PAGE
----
Pay It Forward project gives Boise youth opportunity to invest in others.
At a December 2006 meeting of the Coming of Age class of the Boise Unitarian Universalist Fellowship (BUUF) in Idaho, she fanned a crisp stack of brand new $100 bills before the 17 youth and their mentors.
“They didn’t think the money was real at first,” said Thrall-Thomas. “When they realized it was real money, they were very excited.”
That night was the start of the Boise congregation’s “Pay It Forward Challenge” for the 12- and 13-year-olds in their Coming of Age class.
“Pay It Forward” is an increasingly popular term referring to the practice of helping a person who will repay it by helping someone else. It’s the name of a feature film, based on the novel by Catherine Ryan Hyde. And in 2006, Oprah Winfrey popularized the concept by giving more than 300 people in her audience $1,000 and challenging them to come up with inspiring and creative ways to help others.
Before Thrall-Thomas had shown them the $100 bills, the 17 youth and their mentors had been brainstorming about what they would do if they had $100 to make the world a better place. An anonymous donor had given the church $1,700 to fund a service project for the youth, and Thrall-Thomas then devised the Pay It Forward Challenge.
Before the youth left that night, they each signed a covenant, along with their mentor, to use the money to help others within 30 days and to write a 300-word essay about it. Once the youth had their plans in place and their covenants signed, they were issued their $100 bill. Most left the church that night with cash in hand.
The youth devised a wide array of projects to help people and animals both locally and internationally. “I was very pleased,” said Thrall-Thomas proudly. “They touched on just about everything.” Some donated their money directly. Others found ways to increase their initial investment before donating it to a cause. By the end of the one-month project, the original $1,700 gift had doubled to $3,475.
Two youth and their mentors paired up with Salvation Army bell ringers and challenged passersby on a Saturday before Christmas that if they donated to the Salvation Army kettle, the youth would match their gifts. Within an hour, shoppers had put $200 in the kettle, and the youth had added their $100 gifts to match that. Coming of Age student Brad Schaff wrote, “The Salvation Army will do something good for many that will create a chain of people doing kindly things for one another. This chain was not created by us. It was started by a gracious donor who was kind to us.”
Mentor Jim Lyons said, “In addition to being a lot of fun and a good way to increase the Salvation Army’s contributions, it was a good way to spread the word that BUUF is a caring and giving organization with some very dedicated youth members.”
One student, who had been adopted from China, chose to donate to international children’s foundations. She forwarded her money to Half the Sky, which builds infant and preschool programs at orphanages in China, and to the International Children’s Surgical Foundation. In her essay, Jade Nissl wrote, “I have everything I need in life—more than I started with as an infant in China. I want to help other children in need with the donations so they may suffer less and have more joy in their hearts.”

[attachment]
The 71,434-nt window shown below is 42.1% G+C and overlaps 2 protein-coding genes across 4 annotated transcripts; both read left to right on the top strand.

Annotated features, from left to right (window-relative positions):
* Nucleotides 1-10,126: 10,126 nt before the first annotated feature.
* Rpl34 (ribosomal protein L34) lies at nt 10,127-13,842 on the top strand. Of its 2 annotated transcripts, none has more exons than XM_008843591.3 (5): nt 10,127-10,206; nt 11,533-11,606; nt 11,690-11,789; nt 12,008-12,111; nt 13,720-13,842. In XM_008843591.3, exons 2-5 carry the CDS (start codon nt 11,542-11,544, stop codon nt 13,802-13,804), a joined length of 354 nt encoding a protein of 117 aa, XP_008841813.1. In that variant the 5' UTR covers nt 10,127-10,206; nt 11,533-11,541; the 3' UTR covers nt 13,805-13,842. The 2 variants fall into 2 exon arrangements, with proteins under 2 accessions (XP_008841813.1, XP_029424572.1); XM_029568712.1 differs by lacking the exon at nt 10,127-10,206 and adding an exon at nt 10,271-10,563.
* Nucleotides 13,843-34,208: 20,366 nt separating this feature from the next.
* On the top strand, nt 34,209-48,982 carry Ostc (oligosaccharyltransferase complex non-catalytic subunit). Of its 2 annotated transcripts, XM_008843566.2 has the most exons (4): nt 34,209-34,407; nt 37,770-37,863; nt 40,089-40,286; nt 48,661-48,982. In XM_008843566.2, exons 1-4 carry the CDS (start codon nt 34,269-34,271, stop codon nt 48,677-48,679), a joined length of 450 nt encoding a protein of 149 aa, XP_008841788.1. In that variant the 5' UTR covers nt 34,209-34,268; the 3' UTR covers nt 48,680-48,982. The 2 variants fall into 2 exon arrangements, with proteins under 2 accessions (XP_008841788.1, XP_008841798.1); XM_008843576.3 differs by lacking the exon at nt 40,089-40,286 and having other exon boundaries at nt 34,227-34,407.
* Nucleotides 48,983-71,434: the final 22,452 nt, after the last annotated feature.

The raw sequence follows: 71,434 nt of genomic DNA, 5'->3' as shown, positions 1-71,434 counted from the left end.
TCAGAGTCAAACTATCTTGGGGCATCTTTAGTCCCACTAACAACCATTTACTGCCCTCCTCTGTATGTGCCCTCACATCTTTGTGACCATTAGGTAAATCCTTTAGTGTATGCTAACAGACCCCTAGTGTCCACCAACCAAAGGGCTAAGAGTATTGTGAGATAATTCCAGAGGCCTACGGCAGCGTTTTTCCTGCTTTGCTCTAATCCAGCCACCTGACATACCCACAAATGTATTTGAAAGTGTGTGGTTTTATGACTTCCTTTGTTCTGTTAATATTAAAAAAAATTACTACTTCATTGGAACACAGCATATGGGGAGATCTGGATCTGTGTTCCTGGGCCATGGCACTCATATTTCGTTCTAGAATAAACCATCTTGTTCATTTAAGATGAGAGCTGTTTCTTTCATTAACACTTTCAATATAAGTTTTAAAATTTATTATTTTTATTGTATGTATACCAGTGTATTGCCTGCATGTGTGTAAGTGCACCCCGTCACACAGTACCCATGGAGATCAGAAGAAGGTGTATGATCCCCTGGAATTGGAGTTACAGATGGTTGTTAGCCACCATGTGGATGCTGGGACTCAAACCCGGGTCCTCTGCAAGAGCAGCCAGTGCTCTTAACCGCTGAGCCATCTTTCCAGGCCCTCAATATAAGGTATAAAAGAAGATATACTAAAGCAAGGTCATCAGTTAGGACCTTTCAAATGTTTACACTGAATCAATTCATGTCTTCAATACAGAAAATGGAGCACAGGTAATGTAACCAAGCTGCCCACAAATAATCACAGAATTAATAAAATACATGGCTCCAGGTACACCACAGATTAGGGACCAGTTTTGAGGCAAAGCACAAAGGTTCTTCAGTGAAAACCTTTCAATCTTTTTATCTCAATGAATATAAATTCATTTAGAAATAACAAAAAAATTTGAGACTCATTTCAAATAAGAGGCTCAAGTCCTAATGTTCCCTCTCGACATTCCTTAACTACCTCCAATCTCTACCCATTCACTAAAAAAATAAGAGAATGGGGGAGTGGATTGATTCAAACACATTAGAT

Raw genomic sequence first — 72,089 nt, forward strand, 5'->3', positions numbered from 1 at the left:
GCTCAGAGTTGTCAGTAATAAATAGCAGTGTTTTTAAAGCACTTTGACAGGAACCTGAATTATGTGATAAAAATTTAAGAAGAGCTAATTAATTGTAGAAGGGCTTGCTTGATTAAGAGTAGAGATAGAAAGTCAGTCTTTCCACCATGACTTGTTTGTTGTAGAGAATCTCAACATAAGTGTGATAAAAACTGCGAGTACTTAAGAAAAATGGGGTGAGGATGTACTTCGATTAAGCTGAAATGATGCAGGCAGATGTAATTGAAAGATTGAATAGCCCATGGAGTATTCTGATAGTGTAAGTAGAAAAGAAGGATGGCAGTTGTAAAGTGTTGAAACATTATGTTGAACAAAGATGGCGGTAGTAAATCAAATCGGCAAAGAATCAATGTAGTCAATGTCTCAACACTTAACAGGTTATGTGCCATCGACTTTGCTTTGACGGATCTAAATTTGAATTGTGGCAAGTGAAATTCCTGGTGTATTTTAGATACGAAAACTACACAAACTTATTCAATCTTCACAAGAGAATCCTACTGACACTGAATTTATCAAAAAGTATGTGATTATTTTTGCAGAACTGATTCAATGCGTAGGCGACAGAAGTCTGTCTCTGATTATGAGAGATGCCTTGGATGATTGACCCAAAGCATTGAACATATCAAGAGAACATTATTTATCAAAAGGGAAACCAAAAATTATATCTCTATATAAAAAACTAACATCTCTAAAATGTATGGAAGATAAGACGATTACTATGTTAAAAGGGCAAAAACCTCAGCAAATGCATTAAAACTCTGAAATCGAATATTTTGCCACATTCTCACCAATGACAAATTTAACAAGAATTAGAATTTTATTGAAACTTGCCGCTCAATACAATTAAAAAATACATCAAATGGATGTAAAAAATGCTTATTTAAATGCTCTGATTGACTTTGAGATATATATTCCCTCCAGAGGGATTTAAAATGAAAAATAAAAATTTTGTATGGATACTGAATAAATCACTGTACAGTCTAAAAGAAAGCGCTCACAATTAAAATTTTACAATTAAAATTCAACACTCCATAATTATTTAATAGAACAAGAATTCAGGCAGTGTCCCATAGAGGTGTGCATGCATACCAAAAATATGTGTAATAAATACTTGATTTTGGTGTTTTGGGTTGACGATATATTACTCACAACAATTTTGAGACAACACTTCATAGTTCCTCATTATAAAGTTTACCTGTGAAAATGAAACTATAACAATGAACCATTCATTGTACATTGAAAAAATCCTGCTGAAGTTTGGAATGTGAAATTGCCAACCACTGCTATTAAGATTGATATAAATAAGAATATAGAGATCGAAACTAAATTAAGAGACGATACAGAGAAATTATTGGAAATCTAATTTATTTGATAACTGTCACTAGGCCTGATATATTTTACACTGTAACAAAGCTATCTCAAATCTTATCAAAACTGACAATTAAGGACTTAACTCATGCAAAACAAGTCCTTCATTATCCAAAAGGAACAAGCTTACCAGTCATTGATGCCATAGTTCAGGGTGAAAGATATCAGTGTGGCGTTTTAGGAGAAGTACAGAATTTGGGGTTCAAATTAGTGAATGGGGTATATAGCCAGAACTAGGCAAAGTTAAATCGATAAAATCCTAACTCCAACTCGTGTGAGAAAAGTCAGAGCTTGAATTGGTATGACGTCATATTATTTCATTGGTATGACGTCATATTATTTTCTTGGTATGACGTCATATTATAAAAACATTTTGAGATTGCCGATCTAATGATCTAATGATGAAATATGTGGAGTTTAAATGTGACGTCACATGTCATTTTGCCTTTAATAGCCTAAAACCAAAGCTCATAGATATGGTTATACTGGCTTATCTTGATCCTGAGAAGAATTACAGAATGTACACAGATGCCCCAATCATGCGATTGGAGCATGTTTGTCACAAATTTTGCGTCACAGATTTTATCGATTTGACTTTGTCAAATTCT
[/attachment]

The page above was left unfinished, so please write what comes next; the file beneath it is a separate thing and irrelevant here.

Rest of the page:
Other students supported environmental groups. One donated to the Village Bicycle Project of the Palouse-Clearwater Environmental Institute, which takes used bicycle parts and tools to Africa to help people build and maintain bikes. Another contributed to the Calakmul Biosphere Reserve, which helps preserve rainforests in Mexico.
Two students paired together to create a “Giving Tree” to solicit donations from church members and friends. The tree helped them almost triple the $200 they started with to $570 in donations. The students divided the money among the Make a Wish Foundation, the Idaho Food Bank, the Women’s and Children’s Alliance, and the Nature Conservancy.
Another pair of students solicited donations for school music programs. One teamed with her mentor to make and sell mosaics, raising $245 for the Make-A-Wish Foundation. And four youth chose to support animal-related causes, raising money and donating food and supplies to the Humane Society. “By helping the Humane Society, all those animals will go to families who love them,” wrote Jade Duffy. “It’s a chain reaction; you get helped, then you help someone else, and so on.”
The church member who donated the money has elected to remain anonymous. “The person didn’t want to muddy the waters, and didn’t want to take any personal credit for what kids and mentors are doing,” said the Rev. Elizabeth L. Greene, the fellowship’s minister.
Although the donation was a one-year gift, Thrall-Thomas and Greene are hoping to continue the program in their every-other-year Coming of Age class. In the future, they will probably solicit funds from church members so they can provide each youth with the seed money for a service project.
“It was more successful than we even could have hoped because of how enthusiastic and excited and joyful the youth are about it,” said Greene. “I think that the kids took away a wonderful sense of the joy of generosity, the joy of making a difference in the lives of people who aren’t part of their world. And it made the congregation stop and think themselves about what role joyous generosity has in their lives.”
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Michelle Bates Deakin, a member of First Parish Unitarian Universalist of Arlington, Massachusetts, was a UU World contributing editor from 2006 to 2011 and a UU World senior editor from 2011 to 2014. She is the author of Social Action Heroes: Unitarian Universalists Who Are Changing the World (Skinner House, 2011) and Gay Marriage, Real Life: 10 Stories of Love and Family (Skinner House, 2006).